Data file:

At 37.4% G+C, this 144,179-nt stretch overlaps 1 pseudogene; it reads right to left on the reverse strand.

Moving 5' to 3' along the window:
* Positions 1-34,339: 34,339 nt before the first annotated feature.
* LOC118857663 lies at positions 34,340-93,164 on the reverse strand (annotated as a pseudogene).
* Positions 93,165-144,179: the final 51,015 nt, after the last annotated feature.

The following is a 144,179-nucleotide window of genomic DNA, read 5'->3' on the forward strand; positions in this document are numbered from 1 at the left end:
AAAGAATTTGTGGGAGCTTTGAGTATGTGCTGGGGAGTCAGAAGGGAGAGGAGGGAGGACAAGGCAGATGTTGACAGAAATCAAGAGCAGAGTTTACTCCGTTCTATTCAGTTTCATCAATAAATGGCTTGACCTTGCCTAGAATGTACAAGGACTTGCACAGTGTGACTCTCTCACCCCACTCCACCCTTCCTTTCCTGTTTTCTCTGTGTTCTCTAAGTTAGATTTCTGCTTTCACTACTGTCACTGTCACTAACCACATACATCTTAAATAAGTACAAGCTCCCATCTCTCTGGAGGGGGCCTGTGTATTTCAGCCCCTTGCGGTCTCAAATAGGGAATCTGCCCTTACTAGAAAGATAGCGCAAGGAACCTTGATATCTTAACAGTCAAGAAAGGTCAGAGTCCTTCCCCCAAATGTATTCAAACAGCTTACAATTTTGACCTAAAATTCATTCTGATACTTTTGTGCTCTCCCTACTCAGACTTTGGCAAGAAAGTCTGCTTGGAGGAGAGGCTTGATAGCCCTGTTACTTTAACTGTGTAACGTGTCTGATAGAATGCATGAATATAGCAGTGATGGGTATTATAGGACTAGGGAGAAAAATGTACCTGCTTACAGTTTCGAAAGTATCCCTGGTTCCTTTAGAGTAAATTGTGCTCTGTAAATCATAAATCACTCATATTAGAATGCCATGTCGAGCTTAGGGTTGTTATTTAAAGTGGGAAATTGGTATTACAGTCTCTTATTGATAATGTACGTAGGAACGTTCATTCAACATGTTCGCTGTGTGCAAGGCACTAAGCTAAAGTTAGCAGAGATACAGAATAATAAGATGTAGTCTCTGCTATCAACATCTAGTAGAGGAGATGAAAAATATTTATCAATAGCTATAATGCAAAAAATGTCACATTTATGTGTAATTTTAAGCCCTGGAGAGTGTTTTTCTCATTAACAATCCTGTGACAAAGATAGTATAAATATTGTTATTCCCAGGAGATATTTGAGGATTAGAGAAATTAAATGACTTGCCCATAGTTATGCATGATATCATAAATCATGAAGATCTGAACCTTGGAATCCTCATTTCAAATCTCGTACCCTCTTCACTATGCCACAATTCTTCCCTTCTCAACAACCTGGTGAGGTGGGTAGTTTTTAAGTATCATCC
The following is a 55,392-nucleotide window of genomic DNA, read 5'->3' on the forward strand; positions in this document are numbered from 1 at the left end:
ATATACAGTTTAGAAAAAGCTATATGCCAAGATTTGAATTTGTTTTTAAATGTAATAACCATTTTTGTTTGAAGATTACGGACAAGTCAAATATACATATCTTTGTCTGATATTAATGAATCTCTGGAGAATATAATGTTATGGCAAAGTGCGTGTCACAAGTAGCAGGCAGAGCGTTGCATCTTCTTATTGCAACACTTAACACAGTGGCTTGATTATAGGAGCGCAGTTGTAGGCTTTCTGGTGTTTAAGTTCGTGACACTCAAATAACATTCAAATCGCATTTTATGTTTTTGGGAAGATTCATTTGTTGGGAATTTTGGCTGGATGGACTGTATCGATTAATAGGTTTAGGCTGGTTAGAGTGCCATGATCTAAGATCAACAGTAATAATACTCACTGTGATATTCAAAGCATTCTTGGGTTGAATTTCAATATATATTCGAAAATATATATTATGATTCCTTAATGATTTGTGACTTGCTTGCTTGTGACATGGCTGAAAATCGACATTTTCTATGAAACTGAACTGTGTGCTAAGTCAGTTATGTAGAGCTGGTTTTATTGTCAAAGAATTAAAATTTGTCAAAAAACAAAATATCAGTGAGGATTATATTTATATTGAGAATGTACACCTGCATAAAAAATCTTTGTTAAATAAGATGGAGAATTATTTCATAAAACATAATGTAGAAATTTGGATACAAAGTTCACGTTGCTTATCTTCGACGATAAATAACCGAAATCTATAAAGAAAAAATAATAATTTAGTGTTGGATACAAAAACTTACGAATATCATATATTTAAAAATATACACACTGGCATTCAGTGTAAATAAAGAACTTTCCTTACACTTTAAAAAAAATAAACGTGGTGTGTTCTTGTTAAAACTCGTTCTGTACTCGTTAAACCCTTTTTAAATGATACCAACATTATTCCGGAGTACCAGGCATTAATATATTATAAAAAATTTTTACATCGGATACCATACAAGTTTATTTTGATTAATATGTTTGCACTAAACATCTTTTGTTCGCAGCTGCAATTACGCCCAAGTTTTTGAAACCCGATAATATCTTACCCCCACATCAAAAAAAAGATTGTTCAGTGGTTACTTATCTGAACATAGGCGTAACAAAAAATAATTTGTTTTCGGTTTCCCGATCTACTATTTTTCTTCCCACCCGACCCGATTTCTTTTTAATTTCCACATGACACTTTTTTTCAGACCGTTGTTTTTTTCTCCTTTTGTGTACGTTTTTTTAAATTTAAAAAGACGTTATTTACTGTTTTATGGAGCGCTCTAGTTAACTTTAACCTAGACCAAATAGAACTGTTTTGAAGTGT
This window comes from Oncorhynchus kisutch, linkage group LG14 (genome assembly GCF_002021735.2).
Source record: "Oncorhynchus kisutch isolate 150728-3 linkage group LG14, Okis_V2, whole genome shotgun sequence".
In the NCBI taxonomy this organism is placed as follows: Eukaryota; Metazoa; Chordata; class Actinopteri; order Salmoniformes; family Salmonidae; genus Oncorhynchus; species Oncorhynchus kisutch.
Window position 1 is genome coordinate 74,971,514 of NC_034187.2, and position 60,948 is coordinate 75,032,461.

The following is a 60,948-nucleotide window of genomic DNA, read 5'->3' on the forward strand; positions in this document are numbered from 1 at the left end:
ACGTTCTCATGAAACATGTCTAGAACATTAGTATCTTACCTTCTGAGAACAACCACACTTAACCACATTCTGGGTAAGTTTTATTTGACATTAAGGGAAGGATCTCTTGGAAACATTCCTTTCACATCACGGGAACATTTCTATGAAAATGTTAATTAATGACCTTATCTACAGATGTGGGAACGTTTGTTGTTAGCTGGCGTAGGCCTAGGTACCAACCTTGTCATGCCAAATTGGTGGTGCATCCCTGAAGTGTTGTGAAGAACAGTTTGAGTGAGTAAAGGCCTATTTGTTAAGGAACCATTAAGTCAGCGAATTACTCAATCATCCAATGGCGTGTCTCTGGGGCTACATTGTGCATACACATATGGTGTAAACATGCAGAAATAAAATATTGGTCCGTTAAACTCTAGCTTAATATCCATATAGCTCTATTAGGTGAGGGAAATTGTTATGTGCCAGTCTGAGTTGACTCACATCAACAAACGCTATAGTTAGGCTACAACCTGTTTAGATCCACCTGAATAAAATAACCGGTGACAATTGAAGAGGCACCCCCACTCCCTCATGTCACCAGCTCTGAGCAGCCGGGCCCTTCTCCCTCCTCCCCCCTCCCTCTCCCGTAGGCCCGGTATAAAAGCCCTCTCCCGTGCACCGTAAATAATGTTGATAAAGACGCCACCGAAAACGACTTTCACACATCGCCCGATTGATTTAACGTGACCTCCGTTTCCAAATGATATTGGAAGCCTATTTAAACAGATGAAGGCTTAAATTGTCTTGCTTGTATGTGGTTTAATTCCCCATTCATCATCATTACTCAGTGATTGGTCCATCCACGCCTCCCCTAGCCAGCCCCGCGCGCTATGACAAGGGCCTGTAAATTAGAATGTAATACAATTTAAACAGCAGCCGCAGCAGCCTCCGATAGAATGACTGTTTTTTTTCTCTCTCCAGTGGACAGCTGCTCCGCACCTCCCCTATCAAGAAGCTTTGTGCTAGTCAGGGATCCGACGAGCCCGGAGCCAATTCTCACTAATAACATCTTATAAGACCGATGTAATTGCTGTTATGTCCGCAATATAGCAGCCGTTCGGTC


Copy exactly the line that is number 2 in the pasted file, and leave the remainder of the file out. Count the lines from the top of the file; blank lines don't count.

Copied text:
Moving 5' to 3' along the window: